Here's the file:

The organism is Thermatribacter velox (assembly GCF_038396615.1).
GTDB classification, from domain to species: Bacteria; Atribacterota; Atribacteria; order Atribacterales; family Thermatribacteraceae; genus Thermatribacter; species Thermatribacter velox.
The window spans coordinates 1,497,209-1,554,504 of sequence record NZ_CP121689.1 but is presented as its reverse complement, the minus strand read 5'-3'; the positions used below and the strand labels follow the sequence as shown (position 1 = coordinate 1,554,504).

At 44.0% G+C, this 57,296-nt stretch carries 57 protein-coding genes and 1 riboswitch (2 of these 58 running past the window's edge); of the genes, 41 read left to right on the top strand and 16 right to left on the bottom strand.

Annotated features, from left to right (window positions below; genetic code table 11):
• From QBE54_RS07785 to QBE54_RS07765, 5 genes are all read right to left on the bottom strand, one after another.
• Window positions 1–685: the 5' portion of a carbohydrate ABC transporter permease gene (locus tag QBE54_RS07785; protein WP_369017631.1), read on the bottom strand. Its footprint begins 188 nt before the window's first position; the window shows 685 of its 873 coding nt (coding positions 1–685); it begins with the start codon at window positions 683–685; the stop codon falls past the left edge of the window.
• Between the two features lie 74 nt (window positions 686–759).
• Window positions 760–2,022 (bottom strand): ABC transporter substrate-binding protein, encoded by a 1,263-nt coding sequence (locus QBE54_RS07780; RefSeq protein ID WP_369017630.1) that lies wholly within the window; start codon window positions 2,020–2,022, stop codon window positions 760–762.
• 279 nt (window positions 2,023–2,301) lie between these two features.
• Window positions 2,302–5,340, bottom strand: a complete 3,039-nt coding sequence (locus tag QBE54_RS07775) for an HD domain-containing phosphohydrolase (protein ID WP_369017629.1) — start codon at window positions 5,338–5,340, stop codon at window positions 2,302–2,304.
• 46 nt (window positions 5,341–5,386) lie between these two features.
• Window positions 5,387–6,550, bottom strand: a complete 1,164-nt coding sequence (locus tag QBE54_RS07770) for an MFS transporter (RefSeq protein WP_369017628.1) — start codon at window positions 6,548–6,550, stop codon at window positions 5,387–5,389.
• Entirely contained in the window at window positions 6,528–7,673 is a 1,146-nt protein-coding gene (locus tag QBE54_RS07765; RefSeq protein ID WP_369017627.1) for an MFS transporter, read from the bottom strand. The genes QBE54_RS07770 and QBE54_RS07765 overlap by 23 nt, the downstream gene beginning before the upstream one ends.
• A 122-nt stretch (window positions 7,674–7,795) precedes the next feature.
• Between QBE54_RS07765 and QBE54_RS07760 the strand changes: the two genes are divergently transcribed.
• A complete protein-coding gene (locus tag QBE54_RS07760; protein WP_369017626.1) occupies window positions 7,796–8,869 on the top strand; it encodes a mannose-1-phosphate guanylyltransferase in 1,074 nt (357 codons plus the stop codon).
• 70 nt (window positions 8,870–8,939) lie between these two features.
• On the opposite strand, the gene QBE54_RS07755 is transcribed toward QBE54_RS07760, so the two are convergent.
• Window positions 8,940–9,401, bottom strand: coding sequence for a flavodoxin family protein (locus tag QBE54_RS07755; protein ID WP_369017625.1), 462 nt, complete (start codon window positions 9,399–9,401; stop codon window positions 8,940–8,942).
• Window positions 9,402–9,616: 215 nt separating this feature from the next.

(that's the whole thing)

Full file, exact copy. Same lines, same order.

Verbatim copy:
The organism is Thermatribacter velox (assembly GCF_038396615.1).
GTDB classification, from domain to species: Bacteria; Atribacterota; Atribacteria; order Atribacterales; family Thermatribacteraceae; genus Thermatribacter; species Thermatribacter velox.
The window spans coordinates 1,497,209-1,554,504 of sequence record NZ_CP121689.1 but is presented as its reverse complement, the minus strand read 5'-3'; the positions used below and the strand labels follow the sequence as shown (position 1 = coordinate 1,554,504).

At 44.0% G+C, this 57,296-nt stretch carries 57 protein-coding genes and 1 riboswitch (2 of these 58 running past the window's edge); of the genes, 41 read left to right on the top strand and 16 right to left on the bottom strand.

Annotated features, from left to right (window positions below; genetic code table 11):
• From QBE54_RS07785 to QBE54_RS07765, 5 genes are all read right to left on the bottom strand, one after another.
• Window positions 1–685: the 5' portion of a carbohydrate ABC transporter permease gene (locus tag QBE54_RS07785; protein WP_369017631.1), read on the bottom strand. Its footprint begins 188 nt before the window's first position; the window shows 685 of its 873 coding nt (coding positions 1–685); it begins with the start codon at window positions 683–685; the stop codon falls past the left edge of the window.
• Between the two features lie 74 nt (window positions 686–759).
• Window positions 760–2,022 (bottom strand): ABC transporter substrate-binding protein, encoded by a 1,263-nt coding sequence (locus QBE54_RS07780; RefSeq protein ID WP_369017630.1) that lies wholly within the window; start codon window positions 2,020–2,022, stop codon window positions 760–762.
• 279 nt (window positions 2,023–2,301) lie between these two features.
• Window positions 2,302–5,340, bottom strand: a complete 3,039-nt coding sequence (locus tag QBE54_RS07775) for an HD domain-containing phosphohydrolase (protein ID WP_369017629.1) — start codon at window positions 5,338–5,340, stop codon at window positions 2,302–2,304.
• 46 nt (window positions 5,341–5,386) lie between these two features.
• Window positions 5,387–6,550, bottom strand: a complete 1,164-nt coding sequence (locus tag QBE54_RS07770) for an MFS transporter (RefSeq protein WP_369017628.1) — start codon at window positions 6,548–6,550, stop codon at window positions 5,387–5,389.
• Entirely contained in the window at window positions 6,528–7,673 is a 1,146-nt protein-coding gene (locus tag QBE54_RS07765; RefSeq protein ID WP_369017627.1) for an MFS transporter, read from the bottom strand. The genes QBE54_RS07770 and QBE54_RS07765 overlap by 23 nt, the downstream gene beginning before the upstream one ends.
• A 122-nt stretch (window positions 7,674–7,795) precedes the next feature.
• Between QBE54_RS07765 and QBE54_RS07760 the strand changes: the two genes are divergently transcribed.
• A complete protein-coding gene (locus tag QBE54_RS07760; protein WP_369017626.1) occupies window positions 7,796–8,869 on the top strand; it encodes a mannose-1-phosphate guanylyltransferase in 1,074 nt (357 codons plus the stop codon).
• 70 nt (window positions 8,870–8,939) lie between these two features.
• On the opposite strand, the gene QBE54_RS07755 is transcribed toward QBE54_RS07760, so the two are convergent.
• Window positions 8,940–9,401, bottom strand: coding sequence for a flavodoxin family protein (locus tag QBE54_RS07755; protein ID WP_369017625.1), 462 nt, complete (start codon window positions 9,399–9,401; stop codon window positions 8,940–8,942).
• Window positions 9,402–9,616: 215 nt separating this feature from the next.